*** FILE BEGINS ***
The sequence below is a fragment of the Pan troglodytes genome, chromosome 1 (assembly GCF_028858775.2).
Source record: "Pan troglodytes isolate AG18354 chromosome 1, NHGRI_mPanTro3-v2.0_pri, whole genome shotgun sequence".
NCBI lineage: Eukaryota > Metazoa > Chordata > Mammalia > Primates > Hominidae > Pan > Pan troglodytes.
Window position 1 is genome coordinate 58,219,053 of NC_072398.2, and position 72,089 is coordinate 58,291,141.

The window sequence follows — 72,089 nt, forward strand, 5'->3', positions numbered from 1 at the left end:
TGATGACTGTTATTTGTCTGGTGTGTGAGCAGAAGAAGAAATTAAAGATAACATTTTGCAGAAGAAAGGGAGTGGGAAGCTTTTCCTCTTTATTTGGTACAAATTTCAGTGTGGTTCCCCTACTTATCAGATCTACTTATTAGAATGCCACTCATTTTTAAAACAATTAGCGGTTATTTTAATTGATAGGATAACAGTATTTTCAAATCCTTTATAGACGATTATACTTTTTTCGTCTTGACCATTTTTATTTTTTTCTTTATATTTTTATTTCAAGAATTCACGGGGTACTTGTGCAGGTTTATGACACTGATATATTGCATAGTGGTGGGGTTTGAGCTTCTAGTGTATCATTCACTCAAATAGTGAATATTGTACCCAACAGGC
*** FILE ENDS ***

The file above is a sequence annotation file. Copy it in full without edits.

The sequence below is a fragment of the Pan troglodytes genome, chromosome 1 (assembly GCF_028858775.2).
Source record: "Pan troglodytes isolate AG18354 chromosome 1, NHGRI_mPanTro3-v2.0_pri, whole genome shotgun sequence".
NCBI lineage: Eukaryota > Metazoa > Chordata > Mammalia > Primates > Hominidae > Pan > Pan troglodytes.
Window position 1 is genome coordinate 58,219,053 of NC_072398.2, and position 72,089 is coordinate 58,291,141.

The window sequence follows — 72,089 nt, forward strand, 5'->3', positions numbered from 1 at the left end:
TGATGACTGTTATTTGTCTGGTGTGTGAGCAGAAGAAGAAATTAAAGATAACATTTTGCAGAAGAAAGGGAGTGGGAAGCTTTTCCTCTTTATTTGGTACAAATTTCAGTGTGGTTCCCCTACTTATCAGATCTACTTATTAGAATGCCACTCATTTTTAAAACAATTAGCGGTTATTTTAATTGATAGGATAACAGTATTTTCAAATCCTTTATAGACGATTATACTTTTTTCGTCTTGACCATTTTTATTTTTTTCTTTATATTTTTATTTCAAGAATTCACGGGGTACTTGTGCAGGTTTATGACACTGATATATTGCATAGTGGTGGGGTTTGAGCTTCTAGTGTATCATTCACTCAAATAGTGAATATTGTACCCAACAGGC